Landing zones: the best starting point for the public cloud
Traditional managed hosting is reasonably clear. You have one shared environment within which storage, computing and networking are housed together. That’s done differently in public cloud environments. With a cloud environment, the whole world is your playing field and there is no shared environment anymore. ‘Simply’ transitioning to a public cloud could lead to a lack of oversight, an increased risk of errors – and extra costs. A robustly-designed starting point is vital.
This is where a (cloud) landing zone comes into play. If you want your systems to be rock-solid in the cloud, a landing zone can be seen metaphorically as your foundation, the building agreements, and the gas, water and electricity. So, it is important to spend some time thinking about the importance of a well-designed landing zone which, in line with best practices, is suitable for your organisation.
The role of a cloud landing zone
The term ‘public cloud’ gives the impression of uniformity – you have access to the same features and data anytime, anywhere. However, a fragmented landscape may be hidden beneath the surface. Not only may data be stored all over the world, spread across millions of servers, the services offered by the cloud providers themselves may also be substantially different. Whereas a traditional hosting business offers a shared environment where all users build on the same basis, a cloud provider offers services that must be selected and configured for each unique organisation.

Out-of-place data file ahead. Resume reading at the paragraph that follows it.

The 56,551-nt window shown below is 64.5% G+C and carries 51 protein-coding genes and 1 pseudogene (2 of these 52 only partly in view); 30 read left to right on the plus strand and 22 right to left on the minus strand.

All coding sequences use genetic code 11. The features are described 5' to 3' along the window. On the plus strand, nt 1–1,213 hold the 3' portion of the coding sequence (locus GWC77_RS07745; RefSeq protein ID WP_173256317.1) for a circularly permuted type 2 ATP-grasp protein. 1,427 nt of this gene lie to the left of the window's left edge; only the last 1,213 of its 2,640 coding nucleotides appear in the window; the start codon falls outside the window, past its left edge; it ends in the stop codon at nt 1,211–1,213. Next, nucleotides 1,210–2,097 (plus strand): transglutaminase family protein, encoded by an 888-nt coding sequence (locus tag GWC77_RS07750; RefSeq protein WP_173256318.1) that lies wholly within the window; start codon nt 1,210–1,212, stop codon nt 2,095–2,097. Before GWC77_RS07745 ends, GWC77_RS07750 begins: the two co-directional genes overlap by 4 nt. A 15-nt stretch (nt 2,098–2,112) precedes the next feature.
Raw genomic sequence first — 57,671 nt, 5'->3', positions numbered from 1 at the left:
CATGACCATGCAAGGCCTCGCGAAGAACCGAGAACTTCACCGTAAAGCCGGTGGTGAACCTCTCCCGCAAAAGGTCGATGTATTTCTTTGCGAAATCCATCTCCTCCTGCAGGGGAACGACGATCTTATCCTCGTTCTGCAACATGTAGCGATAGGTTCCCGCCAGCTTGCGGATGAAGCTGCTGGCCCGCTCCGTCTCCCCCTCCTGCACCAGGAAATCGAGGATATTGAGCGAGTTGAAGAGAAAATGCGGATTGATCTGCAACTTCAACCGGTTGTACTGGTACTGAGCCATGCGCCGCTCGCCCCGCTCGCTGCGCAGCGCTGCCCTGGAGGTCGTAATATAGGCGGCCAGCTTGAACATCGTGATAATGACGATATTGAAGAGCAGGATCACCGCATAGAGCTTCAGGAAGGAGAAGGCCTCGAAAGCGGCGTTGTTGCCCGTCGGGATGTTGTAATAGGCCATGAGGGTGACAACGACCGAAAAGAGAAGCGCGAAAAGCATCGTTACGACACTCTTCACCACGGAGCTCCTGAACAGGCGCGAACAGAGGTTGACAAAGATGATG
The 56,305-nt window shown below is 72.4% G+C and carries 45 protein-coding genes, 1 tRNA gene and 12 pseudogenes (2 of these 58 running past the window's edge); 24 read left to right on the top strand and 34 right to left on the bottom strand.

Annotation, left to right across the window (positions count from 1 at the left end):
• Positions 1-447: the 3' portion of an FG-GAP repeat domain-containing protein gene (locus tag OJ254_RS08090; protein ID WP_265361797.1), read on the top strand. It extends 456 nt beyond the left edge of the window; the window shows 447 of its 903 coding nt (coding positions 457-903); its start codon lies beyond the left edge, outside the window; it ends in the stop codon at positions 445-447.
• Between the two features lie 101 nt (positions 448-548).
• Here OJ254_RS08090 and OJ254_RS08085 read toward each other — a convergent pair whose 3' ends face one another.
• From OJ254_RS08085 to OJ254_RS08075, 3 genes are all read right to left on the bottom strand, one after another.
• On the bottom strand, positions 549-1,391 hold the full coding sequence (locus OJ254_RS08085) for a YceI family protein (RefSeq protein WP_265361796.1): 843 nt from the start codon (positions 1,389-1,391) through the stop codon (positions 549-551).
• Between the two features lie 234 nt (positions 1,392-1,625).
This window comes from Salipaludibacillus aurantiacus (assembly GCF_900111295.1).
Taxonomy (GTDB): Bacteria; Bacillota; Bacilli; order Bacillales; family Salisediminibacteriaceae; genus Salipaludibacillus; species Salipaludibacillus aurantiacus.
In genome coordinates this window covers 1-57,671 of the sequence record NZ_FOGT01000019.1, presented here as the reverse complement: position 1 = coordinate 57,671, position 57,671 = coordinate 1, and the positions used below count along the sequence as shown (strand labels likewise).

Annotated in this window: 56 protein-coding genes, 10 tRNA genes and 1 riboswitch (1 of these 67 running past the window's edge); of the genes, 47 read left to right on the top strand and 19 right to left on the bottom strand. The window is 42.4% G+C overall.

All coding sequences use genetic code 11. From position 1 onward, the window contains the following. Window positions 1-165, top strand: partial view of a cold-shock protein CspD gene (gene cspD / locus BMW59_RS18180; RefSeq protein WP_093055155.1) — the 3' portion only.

Organisations that switch to the public cloud may be thrown in at the deep end without the requisite knowledge, as a result of which they may quickly come up against security issues or rapidly mounting costs. The various implementation options from cloud providers must fit the needs of an organisation. That is why the landing zone is so important. It is a tailor-made environment that brings together best practices with regard to, among other things, networking, security and infrastructure.
When organisations switch to the public cloud, a few important focus points include security, time pressure and costs. Landing zones help to streamline implementation and maintenance processes in these areas. Precisely because there are so many design choices, it is a good idea to start from a position in which you do not waste any time and where optimal configuration with minimal costs is possible.
A well-structured landing zone reduces the available services and countless features to a single manageable whole. This offers clear benefits. A landing zone can improve security and networking by arranging firewalling and routing more conveniently. It also offers various options for cost management so that you are not confronted with a bill for tens of thousands of euros when you expected much lower costs.
Customisation is a must